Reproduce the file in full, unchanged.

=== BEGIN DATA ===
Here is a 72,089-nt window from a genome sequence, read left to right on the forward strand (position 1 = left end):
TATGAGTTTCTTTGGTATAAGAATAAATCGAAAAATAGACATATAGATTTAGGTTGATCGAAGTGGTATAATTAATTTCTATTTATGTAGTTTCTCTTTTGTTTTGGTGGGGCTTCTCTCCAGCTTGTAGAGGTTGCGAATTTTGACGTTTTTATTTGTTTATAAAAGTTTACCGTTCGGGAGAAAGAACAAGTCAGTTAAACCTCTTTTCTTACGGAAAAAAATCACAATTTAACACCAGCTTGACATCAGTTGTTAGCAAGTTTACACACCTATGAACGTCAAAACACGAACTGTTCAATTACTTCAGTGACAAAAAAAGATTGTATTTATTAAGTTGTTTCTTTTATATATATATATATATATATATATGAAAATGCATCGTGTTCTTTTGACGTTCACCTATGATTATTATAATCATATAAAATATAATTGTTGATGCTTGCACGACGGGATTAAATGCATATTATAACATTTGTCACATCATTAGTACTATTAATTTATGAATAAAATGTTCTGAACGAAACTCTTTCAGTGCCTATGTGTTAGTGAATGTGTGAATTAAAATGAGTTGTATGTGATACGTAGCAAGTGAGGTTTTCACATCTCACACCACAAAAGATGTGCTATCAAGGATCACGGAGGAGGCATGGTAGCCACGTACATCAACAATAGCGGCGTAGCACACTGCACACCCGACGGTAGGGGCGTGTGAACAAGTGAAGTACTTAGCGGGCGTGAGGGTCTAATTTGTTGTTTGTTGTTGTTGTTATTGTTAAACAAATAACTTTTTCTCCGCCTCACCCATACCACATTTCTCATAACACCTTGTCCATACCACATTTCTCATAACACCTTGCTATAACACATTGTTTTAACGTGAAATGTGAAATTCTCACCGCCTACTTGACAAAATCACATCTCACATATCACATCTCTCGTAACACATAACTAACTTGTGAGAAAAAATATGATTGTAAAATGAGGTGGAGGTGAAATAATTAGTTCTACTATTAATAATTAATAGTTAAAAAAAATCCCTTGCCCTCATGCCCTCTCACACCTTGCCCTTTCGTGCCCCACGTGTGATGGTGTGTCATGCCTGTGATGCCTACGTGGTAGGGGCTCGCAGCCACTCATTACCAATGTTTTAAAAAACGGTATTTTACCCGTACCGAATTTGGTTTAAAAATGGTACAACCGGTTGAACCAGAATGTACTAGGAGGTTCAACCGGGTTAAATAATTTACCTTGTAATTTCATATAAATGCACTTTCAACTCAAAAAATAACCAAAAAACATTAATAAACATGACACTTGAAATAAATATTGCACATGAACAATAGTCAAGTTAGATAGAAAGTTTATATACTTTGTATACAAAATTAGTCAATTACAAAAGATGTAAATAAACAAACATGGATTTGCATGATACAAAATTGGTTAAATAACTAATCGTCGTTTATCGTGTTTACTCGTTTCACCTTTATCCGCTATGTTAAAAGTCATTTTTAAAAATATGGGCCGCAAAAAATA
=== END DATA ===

Here is a 72,089-nt window from a genome sequence, read left to right on the forward strand (position 1 = left end):
TATGAGTTTCTTTGGTATAAGAATAAATCGAAAAATAGACATATAGATTTAGGTTGATCGAAGTGGTATAATTAATTTCTATTTATGTAGTTTCTCTTTTGTTTTGGTGGGGCTTCTCTCCAGCTTGTAGAGGTTGCGAATTTTGACGTTTTTATTTGTTTATAAAAGTTTACCGTTCGGGAGAAAGAACAAGTCAGTTAAACCTCTTTTCTTACGGAAAAAAATCACAATTTAACACCAGCTTGACATCAGTTGTTAGCAAGTTTACACACCTATGAACGTCAAAACACGAACTGTTCAATTACTTCAGTGACAAAAAAAGATTGTATTTATTAAGTTGTTTCTTTTATATATATATATATATATATATATGAAAATGCATCGTGTTCTTTTGACGTTCACCTATGATTATTATAATCATATAAAATATAATTGTTGATGCTTGCACGACGGGATTAAATGCATATTATAACATTTGTCACATCATTAGTACTATTAATTTATGAATAAAATGTTCTGAACGAAACTCTTTCAGTGCCTATGTGTTAGTGAATGTGTGAATTAAAATGAGTTGTATGTGATACGTAGCAAGTGAGGTTTTCACATCTCACACCACAAAAGATGTGCTATCAAGGATCACGGAGGAGGCATGGTAGCCACGTACATCAACAATAGCGGCGTAGCACACTGCACACCCGACGGTAGGGGCGTGTGAACAAGTGAAGTACTTAGCGGGCGTGAGGGTCTAATTTGTTGTTTGTTGTTGTTGTTATTGTTAAACAAATAACTTTTTCTCCGCCTCACCCATACCACATTTCTCATAACACCTTGTCCATACCACATTTCTCATAACACCTTGCTATAACACATTGTTTTAACGTGAAATGTGAAATTCTCACCGCCTACTTGACAAAATCACATCTCACATATCACATCTCTCGTAACACATAACTAACTTGTGAGAAAAAATATGATTGTAAAATGAGGTGGAGGTGAAATAATTAGTTCTACTATTAATAATTAATAGTTAAAAAAAATCCCTTGCCCTCATGCCCTCTCACACCTTGCCCTTTCGTGCCCCACGTGTGATGGTGTGTCATGCCTGTGATGCCTACGTGGTAGGGGCTCGCAGCCACTCATTACCAATGTTTTAAAAAACGGTATTTTACCCGTACCGAATTTGGTTTAAAAATGGTACAACCGGTTGAACCAGAATGTACTAGGAGGTTCAACCGGGTTAAATAATTTACCTTGTAATTTCATATAAATGCACTTTCAACTCAAAAAATAACCAAAAAACATTAATAAACATGACACTTGAAATAAATATTGCACATGAACAATAGTCAAGTTAGATAGAAAGTTTATATACTTTGTATACAAAATTAGTCAATTACAAAAGATGTAAATAAACAAACATGGATTTGCATGATACAAAATTGGTTAAATAACTAATCGTCGTTTATCGTGTTTACTCGTTTCACCTTTATCCGCTATGTTAAAAGTCATTTTTAAAAATATGGGCCGCAAAAAATA